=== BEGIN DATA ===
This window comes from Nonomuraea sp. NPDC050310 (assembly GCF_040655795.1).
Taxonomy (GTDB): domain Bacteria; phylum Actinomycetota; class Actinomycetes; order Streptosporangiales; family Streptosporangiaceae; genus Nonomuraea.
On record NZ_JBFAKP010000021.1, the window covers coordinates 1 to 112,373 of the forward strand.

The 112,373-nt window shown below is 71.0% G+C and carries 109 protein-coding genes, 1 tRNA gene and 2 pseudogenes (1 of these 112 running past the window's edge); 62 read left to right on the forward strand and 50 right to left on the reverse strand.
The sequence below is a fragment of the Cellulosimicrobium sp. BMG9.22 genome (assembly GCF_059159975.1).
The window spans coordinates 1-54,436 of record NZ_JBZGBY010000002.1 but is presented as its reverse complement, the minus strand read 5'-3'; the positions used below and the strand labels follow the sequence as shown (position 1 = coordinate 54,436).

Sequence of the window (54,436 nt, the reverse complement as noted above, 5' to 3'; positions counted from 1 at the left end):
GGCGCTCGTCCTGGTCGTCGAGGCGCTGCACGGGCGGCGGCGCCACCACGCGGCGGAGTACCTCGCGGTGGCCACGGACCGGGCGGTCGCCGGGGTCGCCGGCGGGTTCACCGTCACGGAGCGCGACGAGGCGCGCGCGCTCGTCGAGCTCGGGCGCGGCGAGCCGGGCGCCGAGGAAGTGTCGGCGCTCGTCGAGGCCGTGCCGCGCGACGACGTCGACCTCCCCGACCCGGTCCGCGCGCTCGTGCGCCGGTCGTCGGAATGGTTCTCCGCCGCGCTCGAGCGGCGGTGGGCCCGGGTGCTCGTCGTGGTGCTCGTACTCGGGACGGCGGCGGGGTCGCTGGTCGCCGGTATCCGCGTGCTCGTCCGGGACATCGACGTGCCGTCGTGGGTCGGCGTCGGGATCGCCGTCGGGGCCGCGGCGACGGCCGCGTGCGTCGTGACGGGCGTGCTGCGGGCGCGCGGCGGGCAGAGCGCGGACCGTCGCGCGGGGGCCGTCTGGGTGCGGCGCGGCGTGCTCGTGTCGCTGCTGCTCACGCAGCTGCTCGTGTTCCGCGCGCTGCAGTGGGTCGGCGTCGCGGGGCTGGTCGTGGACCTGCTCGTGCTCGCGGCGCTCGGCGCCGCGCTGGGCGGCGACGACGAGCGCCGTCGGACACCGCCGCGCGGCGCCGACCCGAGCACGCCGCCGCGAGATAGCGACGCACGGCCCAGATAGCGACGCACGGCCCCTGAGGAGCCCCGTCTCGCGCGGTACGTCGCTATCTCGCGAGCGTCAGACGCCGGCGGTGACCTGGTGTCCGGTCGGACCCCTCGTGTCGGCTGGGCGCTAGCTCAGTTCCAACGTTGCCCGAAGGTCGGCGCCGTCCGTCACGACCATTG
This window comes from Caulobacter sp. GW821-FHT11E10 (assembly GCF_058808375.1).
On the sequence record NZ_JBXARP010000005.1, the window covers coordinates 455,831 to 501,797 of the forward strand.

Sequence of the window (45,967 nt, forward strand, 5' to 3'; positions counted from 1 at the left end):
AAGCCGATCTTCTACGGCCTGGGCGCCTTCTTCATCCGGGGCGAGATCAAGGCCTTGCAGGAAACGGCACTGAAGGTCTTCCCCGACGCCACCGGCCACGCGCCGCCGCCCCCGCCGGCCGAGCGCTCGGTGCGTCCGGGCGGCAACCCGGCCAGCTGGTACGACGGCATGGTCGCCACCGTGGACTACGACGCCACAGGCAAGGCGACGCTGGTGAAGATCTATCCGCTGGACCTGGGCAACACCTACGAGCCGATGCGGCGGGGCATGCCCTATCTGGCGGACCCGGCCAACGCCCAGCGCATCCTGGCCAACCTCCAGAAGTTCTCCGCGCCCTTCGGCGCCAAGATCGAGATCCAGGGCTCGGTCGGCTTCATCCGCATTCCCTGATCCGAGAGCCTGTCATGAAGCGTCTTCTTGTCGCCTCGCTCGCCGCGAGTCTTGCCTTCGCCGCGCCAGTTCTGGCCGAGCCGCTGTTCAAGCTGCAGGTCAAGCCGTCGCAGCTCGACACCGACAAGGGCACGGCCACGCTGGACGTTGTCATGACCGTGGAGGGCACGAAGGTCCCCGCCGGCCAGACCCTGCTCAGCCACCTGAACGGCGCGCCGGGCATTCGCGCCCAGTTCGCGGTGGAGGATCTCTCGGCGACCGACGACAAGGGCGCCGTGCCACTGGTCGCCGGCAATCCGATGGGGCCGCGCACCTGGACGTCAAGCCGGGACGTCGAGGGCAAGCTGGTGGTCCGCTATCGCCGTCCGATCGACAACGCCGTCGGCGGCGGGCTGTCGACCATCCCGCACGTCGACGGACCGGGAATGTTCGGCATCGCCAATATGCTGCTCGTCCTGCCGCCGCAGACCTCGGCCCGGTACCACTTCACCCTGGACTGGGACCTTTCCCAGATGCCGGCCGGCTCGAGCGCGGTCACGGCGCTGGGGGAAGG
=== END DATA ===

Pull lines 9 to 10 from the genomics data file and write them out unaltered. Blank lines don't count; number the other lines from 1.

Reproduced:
This window comes from Caulobacter sp. GW821-FHT11E10 (assembly GCF_058808375.1).
On the sequence record NZ_JBXARP010000005.1, the window covers coordinates 455,831 to 501,797 of the forward strand.